NACCHO Aboriginal Health : Our ACCHO Members #Deadly good news stories #NT #NSW #QLD #WA #SA #VIC #TAS

1.1 NACCHO CEO Pat Turner continues a 6 month national ” Constitutional ” members roadshow in Northern NSW

1.2 National : 2017 NACCHO Members’ Conference and AGM Registrations : Only 33 days to go

2.QLD : Nhulundu ACCHO Health Service Gladstone opens  new “state-of-the-art” medical centre 

3.1 NT : Congress Alice Springs : Right Tracks Collaboration Giving Better Health a Sporting Chance

3.2 NT Congress Aboriginal Health Training Award News

4.NSW Armajun Aboriginal Health Service :  The Aboriginal communities smiling again (and saving millions)

5.VIC : Bendigo and District Aboriginal Co-operative Creating healthier smiles for Aboriginal children in Bendigo, Loddon Mallee

6. WA : Carnarvon Medical Services Aboriginal Corporation hosts Joe Williams Mental Health and Suicide Workshop

 7.SA: Nunkuwarin Yunti of SA Community Health Day 4 October

8.TAS: TAC Aboriginal Health and Mutton Bird Yarning Circle

9. View hundreds of ACCHO Deadly Good News Stories over past 5 years

How to submit a NACCHO Affiliate  or Members Good News Story ? 

 Email to Colin Cowell NACCHO Media    

Mobile 0401 331 251

Wednesday by 4.30 pm for publication each Thursday

1.1 NACCHO CEO Pat Turner continues a 6 month national ” Constitutional ” members roadshow in Northern NSW.

Since April our NACCHO CEO Pat Turner has been consulting with our 140 NACCHO members about major changes to the NACCHO constitution that will  be presented to members at the NACCHO AGM 2 November in Canberra : Members To Register for AGM

Yesterday Pat presented the proposed changes at Galambila ACCHO Coffs Harbour to a regional meeting of approx. 10 Northern and Tableland NSW NACCHO Members ( from Port Macquarie to Ballina )

1.2 National : 2017 NACCHO Members’ Conference and AGM Registrations : Only 33 days to go

 On Monday 18 September there was only 45 days to go and due to high demand  the conference AGM is nearly booked out

This is an opportunity to show case grass roots best practice at the Aboriginal Community Controlled service delivery level.

In doing so honouring the theme of this year’s NACCHO Members’ Conference ‘Our Health Counts: Yesterday, Today and Tomorrow’.

Download NACCHO 2017 Members Conference and AGM Draft

NACCHO Conference Website

2.QLD : Nhulundu ACCHO Health Service Gladstone opens  new “state-of-the-art” medical centre :

 “A great day for the community of Gladstone

A special mention and big thanks to my Deadly Sister, Carly Cooke, who as the former General Manager led the search for a new property in the Gladstone Region to relocate the Medical Centre from Manning Street South Gladstone to a location that better met the needs of our community now in the heart of Gladstone on Goondoon Street. Thank you for your vision and dedication, the Community is now reaping the rewards.

The overall Project Management by Faye McGown with our local builders JADA were outstanding, producing a modern state of the art facility. Very impressive work to say the least, a blue print for others to follow!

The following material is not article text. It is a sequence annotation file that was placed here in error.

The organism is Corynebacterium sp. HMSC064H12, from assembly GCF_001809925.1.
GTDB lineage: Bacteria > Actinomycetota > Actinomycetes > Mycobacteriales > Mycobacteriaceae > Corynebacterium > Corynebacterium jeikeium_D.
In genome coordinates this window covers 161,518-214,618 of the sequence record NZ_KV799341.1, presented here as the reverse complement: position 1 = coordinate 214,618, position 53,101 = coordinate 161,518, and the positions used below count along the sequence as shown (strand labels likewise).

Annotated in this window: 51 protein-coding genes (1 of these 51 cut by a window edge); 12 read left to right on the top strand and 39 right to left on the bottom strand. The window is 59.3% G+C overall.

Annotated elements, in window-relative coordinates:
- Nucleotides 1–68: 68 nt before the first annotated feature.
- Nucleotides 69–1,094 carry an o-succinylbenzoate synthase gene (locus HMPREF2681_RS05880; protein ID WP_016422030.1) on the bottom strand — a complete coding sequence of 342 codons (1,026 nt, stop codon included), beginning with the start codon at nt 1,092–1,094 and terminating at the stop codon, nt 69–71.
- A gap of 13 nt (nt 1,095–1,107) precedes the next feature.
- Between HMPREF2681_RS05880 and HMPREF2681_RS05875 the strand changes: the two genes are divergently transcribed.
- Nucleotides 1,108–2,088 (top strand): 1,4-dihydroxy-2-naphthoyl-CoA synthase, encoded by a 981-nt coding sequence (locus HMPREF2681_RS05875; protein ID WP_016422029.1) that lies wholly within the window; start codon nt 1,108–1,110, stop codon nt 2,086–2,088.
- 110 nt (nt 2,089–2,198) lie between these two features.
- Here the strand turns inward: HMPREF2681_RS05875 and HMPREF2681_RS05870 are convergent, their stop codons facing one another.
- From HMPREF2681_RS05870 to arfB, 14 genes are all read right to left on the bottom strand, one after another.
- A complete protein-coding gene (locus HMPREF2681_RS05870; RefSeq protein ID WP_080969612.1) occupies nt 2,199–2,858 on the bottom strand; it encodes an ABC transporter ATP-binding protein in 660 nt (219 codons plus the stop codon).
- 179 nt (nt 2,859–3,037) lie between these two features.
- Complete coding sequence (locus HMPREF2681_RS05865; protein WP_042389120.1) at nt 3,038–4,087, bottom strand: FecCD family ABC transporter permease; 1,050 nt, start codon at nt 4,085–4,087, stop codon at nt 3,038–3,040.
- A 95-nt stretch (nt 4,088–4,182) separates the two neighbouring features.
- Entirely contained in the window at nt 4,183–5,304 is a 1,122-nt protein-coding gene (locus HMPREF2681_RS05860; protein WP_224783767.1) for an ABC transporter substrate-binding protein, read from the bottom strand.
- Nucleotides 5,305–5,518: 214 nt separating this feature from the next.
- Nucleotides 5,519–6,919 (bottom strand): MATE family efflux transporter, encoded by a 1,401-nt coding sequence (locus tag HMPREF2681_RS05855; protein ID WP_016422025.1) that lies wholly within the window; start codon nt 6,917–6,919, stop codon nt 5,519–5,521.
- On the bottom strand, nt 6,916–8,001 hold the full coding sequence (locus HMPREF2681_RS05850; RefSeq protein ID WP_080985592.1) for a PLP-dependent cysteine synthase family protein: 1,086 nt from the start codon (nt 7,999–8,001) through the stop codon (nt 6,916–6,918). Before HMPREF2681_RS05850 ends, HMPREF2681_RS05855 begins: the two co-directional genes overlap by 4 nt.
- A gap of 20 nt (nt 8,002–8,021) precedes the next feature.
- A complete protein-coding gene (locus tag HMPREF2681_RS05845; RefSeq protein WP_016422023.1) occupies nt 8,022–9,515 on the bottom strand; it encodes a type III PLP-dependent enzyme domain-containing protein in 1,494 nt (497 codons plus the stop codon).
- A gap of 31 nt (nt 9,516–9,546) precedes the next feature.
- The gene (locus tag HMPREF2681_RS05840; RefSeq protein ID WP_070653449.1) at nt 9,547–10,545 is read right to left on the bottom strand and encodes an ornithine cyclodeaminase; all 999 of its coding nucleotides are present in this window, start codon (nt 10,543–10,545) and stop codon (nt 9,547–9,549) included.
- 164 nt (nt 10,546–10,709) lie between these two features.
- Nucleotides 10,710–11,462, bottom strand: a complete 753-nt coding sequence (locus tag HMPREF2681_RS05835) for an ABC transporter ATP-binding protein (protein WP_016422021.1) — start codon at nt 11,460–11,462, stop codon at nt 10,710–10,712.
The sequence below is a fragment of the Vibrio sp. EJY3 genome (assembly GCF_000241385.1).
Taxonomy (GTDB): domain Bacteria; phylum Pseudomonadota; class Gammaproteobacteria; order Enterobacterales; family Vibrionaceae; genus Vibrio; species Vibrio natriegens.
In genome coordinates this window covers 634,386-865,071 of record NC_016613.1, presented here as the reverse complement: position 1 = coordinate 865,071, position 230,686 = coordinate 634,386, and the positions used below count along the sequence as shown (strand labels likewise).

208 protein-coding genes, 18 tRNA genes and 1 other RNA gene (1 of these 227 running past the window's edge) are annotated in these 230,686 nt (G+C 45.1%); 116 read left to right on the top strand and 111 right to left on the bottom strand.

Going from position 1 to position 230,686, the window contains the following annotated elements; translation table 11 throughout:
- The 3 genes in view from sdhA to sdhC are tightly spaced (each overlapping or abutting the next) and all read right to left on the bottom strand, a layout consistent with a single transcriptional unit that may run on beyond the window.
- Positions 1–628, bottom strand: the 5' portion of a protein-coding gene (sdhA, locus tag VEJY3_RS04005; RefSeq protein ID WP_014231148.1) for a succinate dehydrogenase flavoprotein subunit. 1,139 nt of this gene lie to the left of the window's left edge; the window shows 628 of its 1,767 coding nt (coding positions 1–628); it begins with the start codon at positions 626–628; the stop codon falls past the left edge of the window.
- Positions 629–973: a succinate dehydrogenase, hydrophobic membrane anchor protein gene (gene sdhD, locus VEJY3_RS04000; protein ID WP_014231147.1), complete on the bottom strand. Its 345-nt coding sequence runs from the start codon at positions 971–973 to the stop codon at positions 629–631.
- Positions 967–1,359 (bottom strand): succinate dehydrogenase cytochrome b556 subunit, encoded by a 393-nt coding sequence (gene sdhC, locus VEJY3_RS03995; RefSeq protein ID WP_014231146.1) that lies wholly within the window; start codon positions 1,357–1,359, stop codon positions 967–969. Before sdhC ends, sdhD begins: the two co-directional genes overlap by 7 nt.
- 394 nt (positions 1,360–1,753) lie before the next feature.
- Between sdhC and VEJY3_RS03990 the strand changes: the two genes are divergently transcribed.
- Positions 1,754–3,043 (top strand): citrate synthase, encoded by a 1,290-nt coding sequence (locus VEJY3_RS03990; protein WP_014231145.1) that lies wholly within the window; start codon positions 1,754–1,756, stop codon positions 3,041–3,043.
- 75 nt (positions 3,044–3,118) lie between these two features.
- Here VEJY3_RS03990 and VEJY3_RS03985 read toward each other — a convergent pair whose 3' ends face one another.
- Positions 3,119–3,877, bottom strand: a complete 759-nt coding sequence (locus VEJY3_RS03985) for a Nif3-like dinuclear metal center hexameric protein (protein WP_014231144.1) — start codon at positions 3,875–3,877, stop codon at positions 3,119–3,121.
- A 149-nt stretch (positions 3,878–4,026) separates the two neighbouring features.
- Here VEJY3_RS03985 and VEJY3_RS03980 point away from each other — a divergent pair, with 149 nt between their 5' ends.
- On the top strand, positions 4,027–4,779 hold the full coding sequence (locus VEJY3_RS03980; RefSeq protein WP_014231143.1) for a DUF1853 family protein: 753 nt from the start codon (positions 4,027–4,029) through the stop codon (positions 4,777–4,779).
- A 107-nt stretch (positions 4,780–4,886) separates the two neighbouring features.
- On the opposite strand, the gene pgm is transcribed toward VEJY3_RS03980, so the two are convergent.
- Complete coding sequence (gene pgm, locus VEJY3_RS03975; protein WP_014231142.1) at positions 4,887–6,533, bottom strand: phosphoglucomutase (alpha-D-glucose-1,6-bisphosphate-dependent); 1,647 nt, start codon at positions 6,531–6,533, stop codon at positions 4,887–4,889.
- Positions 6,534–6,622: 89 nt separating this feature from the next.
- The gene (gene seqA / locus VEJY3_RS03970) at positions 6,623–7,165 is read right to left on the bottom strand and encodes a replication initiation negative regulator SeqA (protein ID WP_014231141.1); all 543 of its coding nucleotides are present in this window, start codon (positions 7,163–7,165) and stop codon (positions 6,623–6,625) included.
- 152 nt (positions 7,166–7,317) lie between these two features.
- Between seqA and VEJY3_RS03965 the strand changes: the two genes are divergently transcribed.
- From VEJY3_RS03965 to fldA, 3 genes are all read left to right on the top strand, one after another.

A big thank you to our local Leaders; Mayor Matt Burnett, Deputy Mayor Chris Trevor and Local Member for Gladstone Glenn Butcher MP for all of their significant support and commitment to our Medical Centre and the Community at large.

Thank you to the many dedicated staff and Board Directors who made today possible – you are all greatly appreciated. We achieved this milestone together as a Team

Matthew Cooke CEO Nhulundu Health Service ( and NACCHO Chair )

IT’S hoped a new “state-of-the-art” medical centre will cater for those patients left in the “lurch” after two practices closed in the last two months in the Gladstone region.

Watch TV Interview HERE

The Calliope and Gladstone Valley Medical Centres, which are both owned by Medifield, closed after the company was placed in administration.

However, with the official opening of Nhulundu Health Service’s new building on Goondoon St yesterday, patients will have some much-needed options.


Although the service has a specific focus on indigenous health, Nhulundu chief executive officer Matthew Cooke said anybody could use the service.

Member for Gladstone Glenn Butcher said this would take up some of the “void” left behind from the closure of the two centres.

“I’m urging all Gladstone people to make sure they come and use this facility, it’s not just an indigenous facility,” he said.

Mr Butcher was confident Nhulundu would not face the same issues that other service providers had because of the structure of the organisation.

He said the more people the service could get through the door the more they chance they could expanding in the future.

“This building is now capable of doing a lot more,” he said.

Some of the possibilities that were mentioned include dental work and blood taking.

Mr Cooke said it was significant for the region to have the new centre open.

“Today marks an almost three year journey to finding a place here in the Gladstone region, where we can find a sustainable home, now and into the future,” he said.

“This is a full bulk-billing and integrated service.

“It’s not just a primary health care or general practice, we have aged care, we have visiting specialists, we run several allied health programs and we have a health promotion team.”

25 years in the making -Richard Johnson

The Central Queensland Regional Aboriginal and Islander Community Controlled Health Organisation, the Aboriginal and Torres Strait Islander Legal Service and soon to be established Family Wellbeing Centre, along with existing Aged Care Services and Deadly Choices, will all be based at the new facility.

The building is where QGC used to be.